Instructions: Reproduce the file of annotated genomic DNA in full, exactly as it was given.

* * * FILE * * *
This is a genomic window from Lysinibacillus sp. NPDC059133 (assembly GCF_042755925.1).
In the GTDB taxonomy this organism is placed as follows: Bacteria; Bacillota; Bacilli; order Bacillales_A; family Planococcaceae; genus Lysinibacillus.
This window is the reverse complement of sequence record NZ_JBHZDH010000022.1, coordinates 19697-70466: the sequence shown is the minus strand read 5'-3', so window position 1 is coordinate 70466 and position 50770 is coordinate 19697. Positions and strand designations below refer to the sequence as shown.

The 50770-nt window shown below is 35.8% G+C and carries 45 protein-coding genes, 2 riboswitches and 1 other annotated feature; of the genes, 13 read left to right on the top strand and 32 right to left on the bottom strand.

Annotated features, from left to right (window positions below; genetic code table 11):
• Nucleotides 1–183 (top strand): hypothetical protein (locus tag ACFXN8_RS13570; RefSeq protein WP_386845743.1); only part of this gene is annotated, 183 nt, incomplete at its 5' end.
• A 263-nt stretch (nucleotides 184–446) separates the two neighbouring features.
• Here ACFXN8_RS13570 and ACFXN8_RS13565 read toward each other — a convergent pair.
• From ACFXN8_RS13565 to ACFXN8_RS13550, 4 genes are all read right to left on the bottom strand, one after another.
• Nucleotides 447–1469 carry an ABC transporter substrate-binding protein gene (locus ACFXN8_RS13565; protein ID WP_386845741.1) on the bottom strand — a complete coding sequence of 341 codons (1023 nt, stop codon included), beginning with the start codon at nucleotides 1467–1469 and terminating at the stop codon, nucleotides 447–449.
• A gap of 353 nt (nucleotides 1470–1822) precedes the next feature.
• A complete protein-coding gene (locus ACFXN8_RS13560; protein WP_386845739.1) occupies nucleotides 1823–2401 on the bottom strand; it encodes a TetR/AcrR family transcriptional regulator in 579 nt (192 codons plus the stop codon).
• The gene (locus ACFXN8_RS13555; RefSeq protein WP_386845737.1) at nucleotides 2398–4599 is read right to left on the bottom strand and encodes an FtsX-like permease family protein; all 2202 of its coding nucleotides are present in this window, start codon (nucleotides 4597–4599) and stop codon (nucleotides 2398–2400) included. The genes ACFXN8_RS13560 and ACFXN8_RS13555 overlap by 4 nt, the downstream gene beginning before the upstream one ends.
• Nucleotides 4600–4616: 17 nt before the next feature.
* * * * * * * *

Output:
This is a genomic window from Lysinibacillus sp. NPDC059133 (assembly GCF_042755925.1).
In the GTDB taxonomy this organism is placed as follows: Bacteria; Bacillota; Bacilli; order Bacillales_A; family Planococcaceae; genus Lysinibacillus.
This window is the reverse complement of sequence record NZ_JBHZDH010000022.1, coordinates 19697-70466: the sequence shown is the minus strand read 5'-3', so window position 1 is coordinate 70466 and position 50770 is coordinate 19697. Positions and strand designations below refer to the sequence as shown.

The 50770-nt window shown below is 35.8% G+C and carries 45 protein-coding genes, 2 riboswitches and 1 other annotated feature; of the genes, 13 read left to right on the top strand and 32 right to left on the bottom strand.

Annotated features, from left to right (window positions below; genetic code table 11):
• Nucleotides 1–183 (top strand): hypothetical protein (locus tag ACFXN8_RS13570; RefSeq protein WP_386845743.1); only part of this gene is annotated, 183 nt, incomplete at its 5' end.
• A 263-nt stretch (nucleotides 184–446) separates the two neighbouring features.
• Here ACFXN8_RS13570 and ACFXN8_RS13565 read toward each other — a convergent pair.
• From ACFXN8_RS13565 to ACFXN8_RS13550, 4 genes are all read right to left on the bottom strand, one after another.
• Nucleotides 447–1469 carry an ABC transporter substrate-binding protein gene (locus ACFXN8_RS13565; protein ID WP_386845741.1) on the bottom strand — a complete coding sequence of 341 codons (1023 nt, stop codon included), beginning with the start codon at nucleotides 1467–1469 and terminating at the stop codon, nucleotides 447–449.
• A gap of 353 nt (nucleotides 1470–1822) precedes the next feature.
• A complete protein-coding gene (locus ACFXN8_RS13560; protein WP_386845739.1) occupies nucleotides 1823–2401 on the bottom strand; it encodes a TetR/AcrR family transcriptional regulator in 579 nt (192 codons plus the stop codon).
• The gene (locus ACFXN8_RS13555; RefSeq protein WP_386845737.1) at nucleotides 2398–4599 is read right to left on the bottom strand and encodes an FtsX-like permease family protein; all 2202 of its coding nucleotides are present in this window, start codon (nucleotides 4597–4599) and stop codon (nucleotides 2398–2400) included. The genes ACFXN8_RS13560 and ACFXN8_RS13555 overlap by 4 nt, the downstream gene beginning before the upstream one ends.
• Nucleotides 4600–4616: 17 nt before the next feature.